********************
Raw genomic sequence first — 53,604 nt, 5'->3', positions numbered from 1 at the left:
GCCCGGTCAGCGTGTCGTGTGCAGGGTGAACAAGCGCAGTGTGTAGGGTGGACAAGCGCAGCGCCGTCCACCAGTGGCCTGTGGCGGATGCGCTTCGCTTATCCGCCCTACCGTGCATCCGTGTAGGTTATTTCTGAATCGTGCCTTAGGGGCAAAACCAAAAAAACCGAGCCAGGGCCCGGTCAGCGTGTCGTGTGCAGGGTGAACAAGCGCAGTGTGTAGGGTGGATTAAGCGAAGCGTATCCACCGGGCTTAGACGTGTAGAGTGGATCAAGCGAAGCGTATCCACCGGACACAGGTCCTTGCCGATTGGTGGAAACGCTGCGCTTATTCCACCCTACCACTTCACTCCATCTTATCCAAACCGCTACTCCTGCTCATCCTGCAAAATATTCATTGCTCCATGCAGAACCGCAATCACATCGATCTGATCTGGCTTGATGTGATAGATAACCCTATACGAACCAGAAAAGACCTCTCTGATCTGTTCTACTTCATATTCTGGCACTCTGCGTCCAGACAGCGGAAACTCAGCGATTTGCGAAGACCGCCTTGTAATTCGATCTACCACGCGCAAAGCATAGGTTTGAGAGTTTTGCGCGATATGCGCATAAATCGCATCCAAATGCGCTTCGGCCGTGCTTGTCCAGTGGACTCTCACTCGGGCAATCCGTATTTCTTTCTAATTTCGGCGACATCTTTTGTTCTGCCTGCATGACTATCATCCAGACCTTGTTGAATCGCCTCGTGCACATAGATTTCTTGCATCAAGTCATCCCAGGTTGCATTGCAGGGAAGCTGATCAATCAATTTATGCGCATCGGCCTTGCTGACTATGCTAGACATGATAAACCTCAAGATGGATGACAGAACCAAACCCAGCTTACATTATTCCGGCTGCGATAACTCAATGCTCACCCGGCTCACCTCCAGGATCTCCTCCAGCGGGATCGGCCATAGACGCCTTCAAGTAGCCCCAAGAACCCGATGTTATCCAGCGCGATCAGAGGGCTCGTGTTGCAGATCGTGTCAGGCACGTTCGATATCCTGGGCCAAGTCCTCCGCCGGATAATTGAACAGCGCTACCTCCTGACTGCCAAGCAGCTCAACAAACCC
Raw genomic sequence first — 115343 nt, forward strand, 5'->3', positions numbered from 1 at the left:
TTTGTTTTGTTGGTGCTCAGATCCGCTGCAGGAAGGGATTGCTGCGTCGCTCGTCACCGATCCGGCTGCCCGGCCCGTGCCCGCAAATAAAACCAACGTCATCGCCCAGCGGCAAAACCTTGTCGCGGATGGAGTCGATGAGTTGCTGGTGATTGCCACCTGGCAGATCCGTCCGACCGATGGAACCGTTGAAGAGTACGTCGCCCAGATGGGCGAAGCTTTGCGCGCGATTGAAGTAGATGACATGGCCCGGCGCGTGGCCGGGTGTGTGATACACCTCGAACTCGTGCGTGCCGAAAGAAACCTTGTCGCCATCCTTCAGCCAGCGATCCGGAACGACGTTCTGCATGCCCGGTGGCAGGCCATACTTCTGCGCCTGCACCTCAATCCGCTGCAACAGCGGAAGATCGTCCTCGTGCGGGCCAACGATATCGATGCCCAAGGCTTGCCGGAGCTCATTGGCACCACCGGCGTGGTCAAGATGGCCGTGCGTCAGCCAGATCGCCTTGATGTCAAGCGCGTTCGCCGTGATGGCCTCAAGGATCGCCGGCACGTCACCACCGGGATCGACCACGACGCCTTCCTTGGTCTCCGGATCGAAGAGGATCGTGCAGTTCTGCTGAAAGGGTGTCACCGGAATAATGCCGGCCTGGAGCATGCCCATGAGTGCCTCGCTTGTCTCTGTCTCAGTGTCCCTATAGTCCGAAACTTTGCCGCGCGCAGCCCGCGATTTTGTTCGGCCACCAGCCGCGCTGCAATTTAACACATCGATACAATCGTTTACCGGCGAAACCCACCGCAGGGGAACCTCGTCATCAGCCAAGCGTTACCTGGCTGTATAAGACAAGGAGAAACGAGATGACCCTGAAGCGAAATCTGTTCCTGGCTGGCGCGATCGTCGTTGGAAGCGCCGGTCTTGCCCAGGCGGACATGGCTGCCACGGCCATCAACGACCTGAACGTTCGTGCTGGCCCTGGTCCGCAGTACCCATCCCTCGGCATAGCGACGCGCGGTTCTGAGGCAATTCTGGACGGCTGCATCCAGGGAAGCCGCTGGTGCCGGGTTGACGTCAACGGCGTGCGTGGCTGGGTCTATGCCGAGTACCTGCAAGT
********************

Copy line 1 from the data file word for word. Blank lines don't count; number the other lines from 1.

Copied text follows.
Raw genomic sequence first — 53,604 nt, 5'->3', positions numbered from 1 at the left: